Fake news have currently become one of society’s major concerns, the harm they produce in several fields as politics or health, or their impact in individual and collective memories, has placed them on the spotlight. Society’s perception of their influence and importance increased after the 2016 U.S. Presidential Election.

What are fake news and what types are there?

There are different definitions and classifications for the expression “fake news”. Some authors consider fake news only news articles (Allcott and Gentzkow) while others, such as Melissa Zimdars, include other kind of fake information, and classifies them in four categories (each piece can be in more than one category):

  1. Fake, false, or regularly misleading websites shared on social media.
  2. Websites circulating misleading and/or potentially unreliable information or presenting opinion pieces as news.
  3. Websites that sometimes use hyperbolic or clickbait-y headlines and/or social media descriptions and other times circulate reliable and/or verifiable information.
  4. Satire/comedy sites that have the potential to be shared as actual/literal news.

How can people identify fake news?

Due to the increasing use of social media, it is very important to empower and give citizens the necesary tools to be able to critically think when deciding the sources of information that they trust and what information share on their Social Media.

Taking into account the recommendations from different websites and documents, i-CONSENT presents 10 key clues to identify fake news as part of its health literacy objective:

1. Check the domain

It is very important to check the URL of the site/link. Zimdars recommends avoiding websites that finish in “lo”, such as “Newslo”, she explains that these sites take pieces of real information and mix it with false or misleading “facts” (sometimes for satire or comedy purposes).  She also indicates that some fake websites use domains that are very similar or try to copy reputable news organisations, for example adding “.com.co” at the end. It is also important to differentiate news sources from personal blogs, if the title of the domain contains words such as “.wordpress” or “blogger” it is probable a personal blog.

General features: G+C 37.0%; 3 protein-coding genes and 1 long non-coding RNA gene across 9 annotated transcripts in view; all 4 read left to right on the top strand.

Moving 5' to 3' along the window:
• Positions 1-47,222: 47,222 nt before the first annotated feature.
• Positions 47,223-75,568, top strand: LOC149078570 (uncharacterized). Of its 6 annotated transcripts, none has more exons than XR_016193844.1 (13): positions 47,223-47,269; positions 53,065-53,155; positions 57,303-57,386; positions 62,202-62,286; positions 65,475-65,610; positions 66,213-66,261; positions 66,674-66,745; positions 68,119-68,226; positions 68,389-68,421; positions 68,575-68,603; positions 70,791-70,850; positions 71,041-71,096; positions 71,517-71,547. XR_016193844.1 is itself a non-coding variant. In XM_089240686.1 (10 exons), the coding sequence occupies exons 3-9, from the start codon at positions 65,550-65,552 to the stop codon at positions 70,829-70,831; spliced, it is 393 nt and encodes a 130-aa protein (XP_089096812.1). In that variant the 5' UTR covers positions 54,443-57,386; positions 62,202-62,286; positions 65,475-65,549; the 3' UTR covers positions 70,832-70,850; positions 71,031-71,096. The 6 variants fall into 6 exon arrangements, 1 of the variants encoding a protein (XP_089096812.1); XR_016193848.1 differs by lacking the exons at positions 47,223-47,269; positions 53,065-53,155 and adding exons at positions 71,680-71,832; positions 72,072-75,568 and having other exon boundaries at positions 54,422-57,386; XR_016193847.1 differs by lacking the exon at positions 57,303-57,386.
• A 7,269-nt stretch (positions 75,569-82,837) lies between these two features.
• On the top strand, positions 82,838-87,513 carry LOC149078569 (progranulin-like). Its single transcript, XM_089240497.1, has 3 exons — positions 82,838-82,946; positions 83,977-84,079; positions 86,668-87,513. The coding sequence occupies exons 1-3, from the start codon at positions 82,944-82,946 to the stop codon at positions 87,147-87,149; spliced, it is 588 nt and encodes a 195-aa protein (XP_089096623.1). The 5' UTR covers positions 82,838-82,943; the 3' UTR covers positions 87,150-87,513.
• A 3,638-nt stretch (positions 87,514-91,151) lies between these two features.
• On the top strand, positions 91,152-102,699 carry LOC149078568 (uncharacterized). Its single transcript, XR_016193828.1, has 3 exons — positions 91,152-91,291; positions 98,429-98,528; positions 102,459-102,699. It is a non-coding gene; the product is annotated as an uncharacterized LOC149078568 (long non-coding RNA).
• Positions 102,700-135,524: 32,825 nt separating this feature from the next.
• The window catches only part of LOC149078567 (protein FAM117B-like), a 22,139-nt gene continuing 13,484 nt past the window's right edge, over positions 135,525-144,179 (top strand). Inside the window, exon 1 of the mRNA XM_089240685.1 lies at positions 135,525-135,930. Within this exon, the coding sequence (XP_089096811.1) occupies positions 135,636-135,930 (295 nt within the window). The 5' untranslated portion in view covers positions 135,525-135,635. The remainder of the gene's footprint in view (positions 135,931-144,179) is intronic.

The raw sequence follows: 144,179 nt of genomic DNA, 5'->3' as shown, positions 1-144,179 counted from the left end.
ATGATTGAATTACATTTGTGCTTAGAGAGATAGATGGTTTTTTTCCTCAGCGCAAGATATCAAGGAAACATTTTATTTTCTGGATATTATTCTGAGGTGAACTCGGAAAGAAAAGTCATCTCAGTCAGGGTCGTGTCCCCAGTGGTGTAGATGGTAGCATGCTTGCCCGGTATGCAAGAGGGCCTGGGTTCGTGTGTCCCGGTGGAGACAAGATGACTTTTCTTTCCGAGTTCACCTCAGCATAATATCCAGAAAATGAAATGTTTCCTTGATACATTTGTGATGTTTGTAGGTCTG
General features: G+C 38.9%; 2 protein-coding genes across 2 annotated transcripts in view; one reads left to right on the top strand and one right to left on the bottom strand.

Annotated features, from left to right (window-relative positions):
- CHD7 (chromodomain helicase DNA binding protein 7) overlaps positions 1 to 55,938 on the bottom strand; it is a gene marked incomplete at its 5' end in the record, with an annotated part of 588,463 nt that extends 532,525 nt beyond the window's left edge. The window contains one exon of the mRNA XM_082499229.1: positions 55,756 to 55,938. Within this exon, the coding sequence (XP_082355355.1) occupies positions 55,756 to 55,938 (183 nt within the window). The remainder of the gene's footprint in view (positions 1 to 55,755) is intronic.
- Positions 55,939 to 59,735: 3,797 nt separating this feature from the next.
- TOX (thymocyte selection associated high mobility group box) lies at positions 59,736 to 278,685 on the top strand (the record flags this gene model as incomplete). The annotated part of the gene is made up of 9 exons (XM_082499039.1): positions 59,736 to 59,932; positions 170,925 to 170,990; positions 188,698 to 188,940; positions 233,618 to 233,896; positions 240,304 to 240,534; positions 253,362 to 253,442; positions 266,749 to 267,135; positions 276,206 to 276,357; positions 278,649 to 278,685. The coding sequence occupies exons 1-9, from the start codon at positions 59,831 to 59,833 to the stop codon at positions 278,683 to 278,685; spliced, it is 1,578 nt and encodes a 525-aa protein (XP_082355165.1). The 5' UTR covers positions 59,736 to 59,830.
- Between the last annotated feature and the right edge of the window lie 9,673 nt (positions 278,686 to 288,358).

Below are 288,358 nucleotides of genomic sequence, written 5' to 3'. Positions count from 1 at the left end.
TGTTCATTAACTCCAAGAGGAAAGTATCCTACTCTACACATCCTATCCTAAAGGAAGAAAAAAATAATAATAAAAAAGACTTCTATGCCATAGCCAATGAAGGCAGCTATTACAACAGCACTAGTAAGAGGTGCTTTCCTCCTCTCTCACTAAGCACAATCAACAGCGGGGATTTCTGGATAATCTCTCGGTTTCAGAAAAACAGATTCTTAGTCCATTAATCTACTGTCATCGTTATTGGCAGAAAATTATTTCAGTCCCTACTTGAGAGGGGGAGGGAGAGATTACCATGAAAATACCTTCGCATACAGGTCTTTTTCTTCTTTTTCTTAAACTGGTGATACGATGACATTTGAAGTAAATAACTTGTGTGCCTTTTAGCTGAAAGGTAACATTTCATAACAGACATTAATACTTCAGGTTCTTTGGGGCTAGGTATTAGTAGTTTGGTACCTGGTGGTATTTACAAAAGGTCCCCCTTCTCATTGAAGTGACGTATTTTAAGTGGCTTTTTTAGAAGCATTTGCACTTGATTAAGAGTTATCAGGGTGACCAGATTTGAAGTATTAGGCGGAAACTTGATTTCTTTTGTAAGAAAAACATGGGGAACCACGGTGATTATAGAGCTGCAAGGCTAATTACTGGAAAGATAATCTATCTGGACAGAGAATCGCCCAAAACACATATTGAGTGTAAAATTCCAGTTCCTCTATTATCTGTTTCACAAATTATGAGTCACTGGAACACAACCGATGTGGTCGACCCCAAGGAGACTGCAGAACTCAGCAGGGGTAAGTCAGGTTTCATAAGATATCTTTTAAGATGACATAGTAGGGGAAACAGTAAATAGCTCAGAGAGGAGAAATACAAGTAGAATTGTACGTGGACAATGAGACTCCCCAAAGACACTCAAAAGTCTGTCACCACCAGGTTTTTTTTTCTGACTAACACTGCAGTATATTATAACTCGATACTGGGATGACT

Some fake news include a link, supposedly, to an official website but the hyperlink goes to a fake domain that imitates the original one.

Zimbars also recommends checking the “About us” section, looking up the website on Snopes or Wikipedia to get more information about the source. The “Breaking news consumer’s handbook ” developed by the New York Public Radio WNYC suggest to google the name of the website with the word “fake” and see what comes up.

When the news arrive via WhatsApp it is also useful to check if the message has the “Forwarded” label, in that case the message is not original from the person who sent it to you.

2. Look up the author

Before trusting the information, it is important to check the authorship. Zimdars indicates that when the author doesn’t appear you should be careful and she recommends a verification of the information.

If the author appears, Robins-Early recommends to searching through his/her previous articles to see if he/she is a legitimate journalist or has a history of hoaxes.

Librarians from Indiana University East recommend checking LinkedIn or searching for the author in Google to see if he/she has the background needed to speak about that topic with authority and accurancy.

3. Publication date

Kiely and Robertson indicate that sometimes the story isn’t completely fake but a distortion of a real event. For instance, one may take an old story and resurface it as if it just happened to link it with current events.